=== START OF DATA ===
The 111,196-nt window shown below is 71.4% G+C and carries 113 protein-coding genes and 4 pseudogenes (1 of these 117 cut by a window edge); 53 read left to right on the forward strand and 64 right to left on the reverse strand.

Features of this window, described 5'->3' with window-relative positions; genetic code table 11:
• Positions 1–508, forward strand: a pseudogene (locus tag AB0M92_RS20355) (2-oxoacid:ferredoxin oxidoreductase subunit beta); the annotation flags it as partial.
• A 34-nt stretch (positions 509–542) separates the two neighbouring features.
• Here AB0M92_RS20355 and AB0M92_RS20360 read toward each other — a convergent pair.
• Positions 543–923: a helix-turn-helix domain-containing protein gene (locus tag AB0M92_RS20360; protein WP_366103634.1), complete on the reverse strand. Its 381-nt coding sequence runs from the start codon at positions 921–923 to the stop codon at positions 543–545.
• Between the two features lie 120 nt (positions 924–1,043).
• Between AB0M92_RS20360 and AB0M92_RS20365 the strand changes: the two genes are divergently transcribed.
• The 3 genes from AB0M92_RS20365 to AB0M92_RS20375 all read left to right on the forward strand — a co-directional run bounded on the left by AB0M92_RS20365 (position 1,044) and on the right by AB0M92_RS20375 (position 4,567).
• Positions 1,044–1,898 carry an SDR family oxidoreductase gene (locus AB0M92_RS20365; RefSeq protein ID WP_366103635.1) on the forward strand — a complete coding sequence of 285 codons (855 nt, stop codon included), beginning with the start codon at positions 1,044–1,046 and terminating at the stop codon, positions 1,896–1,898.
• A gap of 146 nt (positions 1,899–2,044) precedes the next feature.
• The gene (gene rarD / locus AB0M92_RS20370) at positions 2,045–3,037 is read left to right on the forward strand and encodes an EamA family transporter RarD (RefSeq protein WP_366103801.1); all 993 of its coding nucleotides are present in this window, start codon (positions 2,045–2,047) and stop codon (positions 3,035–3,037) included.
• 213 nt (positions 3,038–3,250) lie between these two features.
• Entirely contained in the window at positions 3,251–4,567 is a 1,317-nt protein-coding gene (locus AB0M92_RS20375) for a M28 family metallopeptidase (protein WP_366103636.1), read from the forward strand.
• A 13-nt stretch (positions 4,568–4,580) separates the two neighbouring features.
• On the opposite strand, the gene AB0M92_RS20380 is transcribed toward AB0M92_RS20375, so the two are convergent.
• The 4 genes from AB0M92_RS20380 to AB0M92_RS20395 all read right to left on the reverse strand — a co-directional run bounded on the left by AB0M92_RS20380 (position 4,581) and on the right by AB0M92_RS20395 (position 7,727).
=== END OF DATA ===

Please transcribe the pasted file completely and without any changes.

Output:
The 111,196-nt window shown below is 71.4% G+C and carries 113 protein-coding genes and 4 pseudogenes (1 of these 117 cut by a window edge); 53 read left to right on the forward strand and 64 right to left on the reverse strand.

Features of this window, described 5'->3' with window-relative positions; genetic code table 11:
• Positions 1–508, forward strand: a pseudogene (locus tag AB0M92_RS20355) (2-oxoacid:ferredoxin oxidoreductase subunit beta); the annotation flags it as partial.
• A 34-nt stretch (positions 509–542) separates the two neighbouring features.
• Here AB0M92_RS20355 and AB0M92_RS20360 read toward each other — a convergent pair.
• Positions 543–923: a helix-turn-helix domain-containing protein gene (locus tag AB0M92_RS20360; protein WP_366103634.1), complete on the reverse strand. Its 381-nt coding sequence runs from the start codon at positions 921–923 to the stop codon at positions 543–545.
• Between the two features lie 120 nt (positions 924–1,043).
• Between AB0M92_RS20360 and AB0M92_RS20365 the strand changes: the two genes are divergently transcribed.
• The 3 genes from AB0M92_RS20365 to AB0M92_RS20375 all read left to right on the forward strand — a co-directional run bounded on the left by AB0M92_RS20365 (position 1,044) and on the right by AB0M92_RS20375 (position 4,567).
• Positions 1,044–1,898 carry an SDR family oxidoreductase gene (locus AB0M92_RS20365; RefSeq protein ID WP_366103635.1) on the forward strand — a complete coding sequence of 285 codons (855 nt, stop codon included), beginning with the start codon at positions 1,044–1,046 and terminating at the stop codon, positions 1,896–1,898.
• A gap of 146 nt (positions 1,899–2,044) precedes the next feature.
• The gene (gene rarD / locus AB0M92_RS20370) at positions 2,045–3,037 is read left to right on the forward strand and encodes an EamA family transporter RarD (RefSeq protein WP_366103801.1); all 993 of its coding nucleotides are present in this window, start codon (positions 2,045–2,047) and stop codon (positions 3,035–3,037) included.
• 213 nt (positions 3,038–3,250) lie between these two features.
• Entirely contained in the window at positions 3,251–4,567 is a 1,317-nt protein-coding gene (locus AB0M92_RS20375) for a M28 family metallopeptidase (protein WP_366103636.1), read from the forward strand.
• A 13-nt stretch (positions 4,568–4,580) separates the two neighbouring features.
• On the opposite strand, the gene AB0M92_RS20380 is transcribed toward AB0M92_RS20375, so the two are convergent.
• The 4 genes from AB0M92_RS20380 to AB0M92_RS20395 all read right to left on the reverse strand — a co-directional run bounded on the left by AB0M92_RS20380 (position 4,581) and on the right by AB0M92_RS20395 (position 7,727).